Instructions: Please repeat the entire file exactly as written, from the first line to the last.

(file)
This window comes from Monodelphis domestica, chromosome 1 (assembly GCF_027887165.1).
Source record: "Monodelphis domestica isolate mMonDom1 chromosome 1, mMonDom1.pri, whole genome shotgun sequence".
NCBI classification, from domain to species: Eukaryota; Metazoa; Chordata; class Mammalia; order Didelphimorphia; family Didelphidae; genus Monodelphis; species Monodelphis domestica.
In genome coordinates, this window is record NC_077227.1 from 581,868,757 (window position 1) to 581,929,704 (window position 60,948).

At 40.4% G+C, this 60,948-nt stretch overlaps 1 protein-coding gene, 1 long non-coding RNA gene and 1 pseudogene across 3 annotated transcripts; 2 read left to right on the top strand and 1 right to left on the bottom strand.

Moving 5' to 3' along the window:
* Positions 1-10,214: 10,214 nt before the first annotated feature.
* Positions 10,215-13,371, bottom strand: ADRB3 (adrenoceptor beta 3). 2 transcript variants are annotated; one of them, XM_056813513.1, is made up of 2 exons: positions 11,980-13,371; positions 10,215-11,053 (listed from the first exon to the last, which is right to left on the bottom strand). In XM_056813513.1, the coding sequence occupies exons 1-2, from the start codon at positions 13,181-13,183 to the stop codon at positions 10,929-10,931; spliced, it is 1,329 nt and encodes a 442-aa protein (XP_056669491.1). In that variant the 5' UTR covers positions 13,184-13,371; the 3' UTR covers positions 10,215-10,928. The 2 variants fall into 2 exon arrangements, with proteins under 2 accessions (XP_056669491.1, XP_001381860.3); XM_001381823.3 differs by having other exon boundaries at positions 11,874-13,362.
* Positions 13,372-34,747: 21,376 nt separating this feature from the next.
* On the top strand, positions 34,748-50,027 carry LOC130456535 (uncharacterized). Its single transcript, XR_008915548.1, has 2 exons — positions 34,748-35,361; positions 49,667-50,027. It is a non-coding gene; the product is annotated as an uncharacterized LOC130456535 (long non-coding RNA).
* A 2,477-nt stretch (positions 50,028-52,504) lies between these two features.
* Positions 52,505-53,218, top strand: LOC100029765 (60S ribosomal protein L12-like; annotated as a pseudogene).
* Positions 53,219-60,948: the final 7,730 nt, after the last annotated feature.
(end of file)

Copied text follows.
This window comes from Monodelphis domestica, chromosome 1 (assembly GCF_027887165.1).
Source record: "Monodelphis domestica isolate mMonDom1 chromosome 1, mMonDom1.pri, whole genome shotgun sequence".
NCBI classification, from domain to species: Eukaryota; Metazoa; Chordata; class Mammalia; order Didelphimorphia; family Didelphidae; genus Monodelphis; species Monodelphis domestica.
In genome coordinates, this window is record NC_077227.1 from 581,868,757 (window position 1) to 581,929,704 (window position 60,948).

At 40.4% G+C, this 60,948-nt stretch overlaps 1 protein-coding gene, 1 long non-coding RNA gene and 1 pseudogene across 3 annotated transcripts; 2 read left to right on the top strand and 1 right to left on the bottom strand.

Moving 5' to 3' along the window:
* Positions 1-10,214: 10,214 nt before the first annotated feature.
* Positions 10,215-13,371, bottom strand: ADRB3 (adrenoceptor beta 3). 2 transcript variants are annotated; one of them, XM_056813513.1, is made up of 2 exons: positions 11,980-13,371; positions 10,215-11,053 (listed from the first exon to the last, which is right to left on the bottom strand). In XM_056813513.1, the coding sequence occupies exons 1-2, from the start codon at positions 13,181-13,183 to the stop codon at positions 10,929-10,931; spliced, it is 1,329 nt and encodes a 442-aa protein (XP_056669491.1). In that variant the 5' UTR covers positions 13,184-13,371; the 3' UTR covers positions 10,215-10,928. The 2 variants fall into 2 exon arrangements, with proteins under 2 accessions (XP_056669491.1, XP_001381860.3); XM_001381823.3 differs by having other exon boundaries at positions 11,874-13,362.
* Positions 13,372-34,747: 21,376 nt separating this feature from the next.
* On the top strand, positions 34,748-50,027 carry LOC130456535 (uncharacterized). Its single transcript, XR_008915548.1, has 2 exons — positions 34,748-35,361; positions 49,667-50,027. It is a non-coding gene; the product is annotated as an uncharacterized LOC130456535 (long non-coding RNA).
* A 2,477-nt stretch (positions 50,028-52,504) lies between these two features.
* Positions 52,505-53,218, top strand: LOC100029765 (60S ribosomal protein L12-like; annotated as a pseudogene).
* Positions 53,219-60,948: the final 7,730 nt, after the last annotated feature.